Relying on what you’ve discovered in customer feedback and discussions (remember, they’re actually part of your discovery team, or should be if they aren’t already), select a pain point or deep aspiration of your target customers. Is there some functionality they wish your current product had? Is there something they want to be able to do better, but they need a tool to help them? What is causing them stress that you could possibly alleviate? Questions like this will help you to land on an objective to create an impactful product or piece of functionality that they really need. The entire team should be involved in creating this aspirational objective.
2. Determining the Key Results
This is where you quantify what achieving the objective should look like in reality, so that you will know the product meets the objective you set out to achieve. Which numbers would change, and in what direction? For example, if you’re creating a feature or product to save the customer time analyzing their data, how many minutes or hours would it save? How would you measure ease of use? With each objective, delineate between two and five key results that have actual number measurements attached to them. This sounds easy on its surface, but the trick comes in knowing how to find the right numbers because they aren't always the ROI or percentages of customer satisfaction you might think of. We'll talk about that in a moment.
Once again, it's helpful to remember that OKRs are a process, not an event. Finding key results in your OKRs process, as Tim Herbig explains, follows a build + measure + learn + adjust + rinse, repeat pattern. And that requires the use of both leading and lagging indicators.
A lot of companies struggle to figure out the key results part of OKRs effectively because it can be a real challenge to define what metrics will provide the most accurate and positive way to measure key results. In part 2 of this series, we discussed how leading and lagging indicators factor into this process, and why it’s important to focus on the leading indicators to prevent lag in your product discovery process. Leading and lagging indicators measure different aspects of progress, and while both can have value, leading indicators accelerate the process and enhance your agility in creating stronger impact by sending better products to market through the OKRs model.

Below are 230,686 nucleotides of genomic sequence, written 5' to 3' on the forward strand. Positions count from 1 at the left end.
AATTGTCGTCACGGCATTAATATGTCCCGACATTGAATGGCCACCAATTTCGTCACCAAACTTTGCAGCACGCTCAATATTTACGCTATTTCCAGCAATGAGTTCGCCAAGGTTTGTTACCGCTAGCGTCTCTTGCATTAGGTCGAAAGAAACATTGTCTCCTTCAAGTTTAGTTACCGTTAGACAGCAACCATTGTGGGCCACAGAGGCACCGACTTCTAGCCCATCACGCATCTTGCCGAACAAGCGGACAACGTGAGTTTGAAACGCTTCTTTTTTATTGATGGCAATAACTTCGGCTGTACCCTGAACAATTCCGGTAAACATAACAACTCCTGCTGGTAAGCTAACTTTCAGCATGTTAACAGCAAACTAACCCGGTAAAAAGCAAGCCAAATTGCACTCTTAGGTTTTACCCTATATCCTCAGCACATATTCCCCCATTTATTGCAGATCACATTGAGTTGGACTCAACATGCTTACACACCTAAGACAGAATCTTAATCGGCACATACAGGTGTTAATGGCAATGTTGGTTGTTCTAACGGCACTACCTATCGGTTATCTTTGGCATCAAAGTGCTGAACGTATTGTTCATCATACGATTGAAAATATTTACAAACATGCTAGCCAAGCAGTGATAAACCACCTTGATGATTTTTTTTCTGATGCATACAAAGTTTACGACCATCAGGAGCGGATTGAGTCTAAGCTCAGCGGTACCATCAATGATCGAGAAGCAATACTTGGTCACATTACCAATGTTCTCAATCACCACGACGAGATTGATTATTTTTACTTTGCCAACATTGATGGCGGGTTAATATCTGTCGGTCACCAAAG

Using Leading and Lagging Indicators to Measure OKRs
Almost everyone already uses lagging indicators because they’re so easily quantifiable—after a product has been in circulation. For example, ROI or customer experience, two very important metrics that we all use to measure whether something succeeded or not. We can only measure those numbers after the fact. You can only measure your customer’s experience with a product after it’s been created and used. Unfortunately, a feature may not work well and cause problems for the customer, so then you have to go back to the drawing board to fix it. During that time, customers have also lost time and patience, and important windows for developing future products and customer relationships may have closed. With ROI, you may spend a lot of money on a project only to find out later that it didn’t generate much return. While these metrics can help you avoid making the same mistakes in future endeavors, there is still a lot of time lost in dissatisfaction and revenue drops. Relying only on lagging indicators in your OKRs process can weigh the entire product discovery process down, preventing your teams from the agility and success you’re seeking.
Leading indicators, though they can be hard to nail down, can help you predict successful product discovery actions so that you save time by avoiding things that won’t work. Leading indicators can help you better determine the key results you’re looking for in the OKRs process model. The challenge with discovering leading indicators is that it requires predicting end-user behavior or situations that may not have come up yet, which doesn’t always come with hard data to back it up. Glen Smith points out that working backward logically from the lagging indicator can help you predict what actions could have been taken to impact the end result, which might point you in the direction of a leading indicator you can use now in your key results phase. Discovering leading indicators is something you do while you’re in the product creation process by taking measures that have a strong possibility of leading to a successful outcome.